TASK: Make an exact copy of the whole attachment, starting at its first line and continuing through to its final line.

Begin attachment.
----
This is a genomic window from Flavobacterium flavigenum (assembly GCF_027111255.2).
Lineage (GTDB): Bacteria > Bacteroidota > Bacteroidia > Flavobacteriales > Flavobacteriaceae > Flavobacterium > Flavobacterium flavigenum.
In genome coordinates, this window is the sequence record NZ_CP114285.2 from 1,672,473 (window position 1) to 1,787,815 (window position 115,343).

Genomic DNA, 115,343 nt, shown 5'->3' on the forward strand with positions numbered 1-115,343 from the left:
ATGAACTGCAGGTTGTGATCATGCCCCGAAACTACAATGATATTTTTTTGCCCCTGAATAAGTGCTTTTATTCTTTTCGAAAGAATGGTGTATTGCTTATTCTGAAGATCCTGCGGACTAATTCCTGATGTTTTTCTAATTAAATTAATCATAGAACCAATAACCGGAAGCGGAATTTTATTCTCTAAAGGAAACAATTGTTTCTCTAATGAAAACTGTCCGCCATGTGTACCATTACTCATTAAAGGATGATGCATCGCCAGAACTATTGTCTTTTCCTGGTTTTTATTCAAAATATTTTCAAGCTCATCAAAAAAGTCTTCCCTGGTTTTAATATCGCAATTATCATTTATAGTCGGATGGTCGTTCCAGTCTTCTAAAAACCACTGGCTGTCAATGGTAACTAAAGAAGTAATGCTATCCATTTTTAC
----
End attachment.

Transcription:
This is a genomic window from Flavobacterium flavigenum (assembly GCF_027111255.2).
Lineage (GTDB): Bacteria > Bacteroidota > Bacteroidia > Flavobacteriales > Flavobacteriaceae > Flavobacterium > Flavobacterium flavigenum.
In genome coordinates, this window is the sequence record NZ_CP114285.2 from 1,672,473 (window position 1) to 1,787,815 (window position 115,343).

Genomic DNA, 115,343 nt, shown 5'->3' on the forward strand with positions numbered 1-115,343 from the left:
ATGAACTGCAGGTTGTGATCATGCCCCGAAACTACAATGATATTTTTTTGCCCCTGAATAAGTGCTTTTATTCTTTTCGAAAGAATGGTGTATTGCTTATTCTGAAGATCCTGCGGACTAATTCCTGATGTTTTTCTAATTAAATTAATCATAGAACCAATAACCGGAAGCGGAATTTTATTCTCTAAAGGAAACAATTGTTTCTCTAATGAAAACTGTCCGCCATGTGTACCATTACTCATTAAAGGATGATGCATCGCCAGAACTATTGTCTTTTCCTGGTTTTTATTCAAAATATTTTCAAGCTCATCAAAAAAGTCTTCCCTGGTTTTAATATCGCAATTATCATTTATAGTCGGATGGTCGTTCCAGTCTTCTAAAAACCACTGGCTGTCAATGGTAACTAAAGAAGTAATGCTATCCATTTTTAC